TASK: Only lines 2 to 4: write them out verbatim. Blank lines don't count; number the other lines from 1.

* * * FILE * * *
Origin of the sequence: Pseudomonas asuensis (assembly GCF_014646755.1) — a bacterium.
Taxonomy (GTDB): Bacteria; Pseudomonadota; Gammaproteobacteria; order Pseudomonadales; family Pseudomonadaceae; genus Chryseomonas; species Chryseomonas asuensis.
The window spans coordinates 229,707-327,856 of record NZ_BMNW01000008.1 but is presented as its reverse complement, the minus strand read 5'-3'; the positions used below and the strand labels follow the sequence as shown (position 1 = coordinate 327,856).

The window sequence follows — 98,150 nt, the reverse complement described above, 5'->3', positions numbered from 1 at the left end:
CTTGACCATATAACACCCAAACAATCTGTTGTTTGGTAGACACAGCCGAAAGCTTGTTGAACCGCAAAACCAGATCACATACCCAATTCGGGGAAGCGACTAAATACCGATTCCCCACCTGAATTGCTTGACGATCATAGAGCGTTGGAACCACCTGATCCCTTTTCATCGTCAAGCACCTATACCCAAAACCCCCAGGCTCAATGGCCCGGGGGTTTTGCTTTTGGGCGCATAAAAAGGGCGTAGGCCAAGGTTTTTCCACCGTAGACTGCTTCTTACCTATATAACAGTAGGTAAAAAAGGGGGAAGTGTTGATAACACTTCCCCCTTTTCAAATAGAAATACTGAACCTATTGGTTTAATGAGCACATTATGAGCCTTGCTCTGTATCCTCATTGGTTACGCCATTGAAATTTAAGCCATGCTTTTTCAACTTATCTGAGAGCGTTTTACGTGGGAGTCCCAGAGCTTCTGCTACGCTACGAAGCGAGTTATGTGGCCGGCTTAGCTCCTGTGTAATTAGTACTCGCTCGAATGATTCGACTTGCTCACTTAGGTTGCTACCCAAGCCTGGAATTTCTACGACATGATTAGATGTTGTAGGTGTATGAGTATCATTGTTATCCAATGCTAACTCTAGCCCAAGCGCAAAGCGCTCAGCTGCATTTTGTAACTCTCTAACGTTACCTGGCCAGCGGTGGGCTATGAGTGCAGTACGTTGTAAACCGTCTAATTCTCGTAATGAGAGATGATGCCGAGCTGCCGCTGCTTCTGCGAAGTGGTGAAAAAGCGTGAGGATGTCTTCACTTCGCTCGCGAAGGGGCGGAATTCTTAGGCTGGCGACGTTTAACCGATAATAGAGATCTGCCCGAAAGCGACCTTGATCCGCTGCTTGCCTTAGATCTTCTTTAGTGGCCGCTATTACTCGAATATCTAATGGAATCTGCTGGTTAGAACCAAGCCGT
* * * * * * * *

Taxonomy (GTDB): Bacteria; Pseudomonadota; Gammaproteobacteria; order Pseudomonadales; family Pseudomonadaceae; genus Chryseomonas; species Chryseomonas asuensis.
The window spans coordinates 229,707-327,856 of record NZ_BMNW01000008.1 but is presented as its reverse complement, the minus strand read 5'-3'; the positions used below and the strand labels follow the sequence as shown (position 1 = coordinate 327,856).

The window sequence follows — 98,150 nt, the reverse complement described above, 5'->3', positions numbered from 1 at the left end: